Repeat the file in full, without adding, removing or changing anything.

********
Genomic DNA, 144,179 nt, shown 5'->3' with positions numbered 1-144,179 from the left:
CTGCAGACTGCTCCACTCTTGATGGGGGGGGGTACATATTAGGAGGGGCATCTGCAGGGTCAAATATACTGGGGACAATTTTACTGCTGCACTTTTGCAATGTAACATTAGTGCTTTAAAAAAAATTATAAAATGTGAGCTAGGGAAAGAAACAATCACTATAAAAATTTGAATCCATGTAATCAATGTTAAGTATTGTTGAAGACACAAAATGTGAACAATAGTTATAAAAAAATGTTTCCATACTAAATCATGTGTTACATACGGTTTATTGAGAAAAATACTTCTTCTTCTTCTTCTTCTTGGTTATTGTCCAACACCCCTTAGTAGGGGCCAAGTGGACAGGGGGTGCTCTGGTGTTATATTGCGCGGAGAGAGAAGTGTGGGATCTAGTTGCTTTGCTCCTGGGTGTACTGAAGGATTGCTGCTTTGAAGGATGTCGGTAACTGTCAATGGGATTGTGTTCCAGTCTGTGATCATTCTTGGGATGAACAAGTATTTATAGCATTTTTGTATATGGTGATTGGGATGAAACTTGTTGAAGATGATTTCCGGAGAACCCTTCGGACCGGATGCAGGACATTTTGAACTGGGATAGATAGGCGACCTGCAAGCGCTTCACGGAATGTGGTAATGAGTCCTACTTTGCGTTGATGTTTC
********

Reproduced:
Genomic DNA, 144,179 nt, shown 5'->3' with positions numbered 1-144,179 from the left:
CTGCAGACTGCTCCACTCTTGATGGGGGGGGGTACATATTAGGAGGGGCATCTGCAGGGTCAAATATACTGGGGACAATTTTACTGCTGCACTTTTGCAATGTAACATTAGTGCTTTAAAAAAAATTATAAAATGTGAGCTAGGGAAAGAAACAATCACTATAAAAATTTGAATCCATGTAATCAATGTTAAGTATTGTTGAAGACACAAAATGTGAACAATAGTTATAAAAAAATGTTTCCATACTAAATCATGTGTTACATACGGTTTATTGAGAAAAATACTTCTTCTTCTTCTTCTTCTTGGTTATTGTCCAACACCCCTTAGTAGGGGCCAAGTGGACAGGGGGTGCTCTGGTGTTATATTGCGCGGAGAGAGAAGTGTGGGATCTAGTTGCTTTGCTCCTGGGTGTACTGAAGGATTGCTGCTTTGAAGGATGTCGGTAACTGTCAATGGGATTGTGTTCCAGTCTGTGATCATTCTTGGGATGAACAAGTATTTATAGCATTTTTGTATATGGTGATTGGGATGAAACTTGTTGAAGATGATTTCCGGAGAACCCTTCGGACCGGATGCAGGACATTTTGAACTGGGATAGATAGGCGACCTGCAAGCGCTTCACGGAATGTGGTAATGAGTCCTACTTTGCGTTGATGTTTC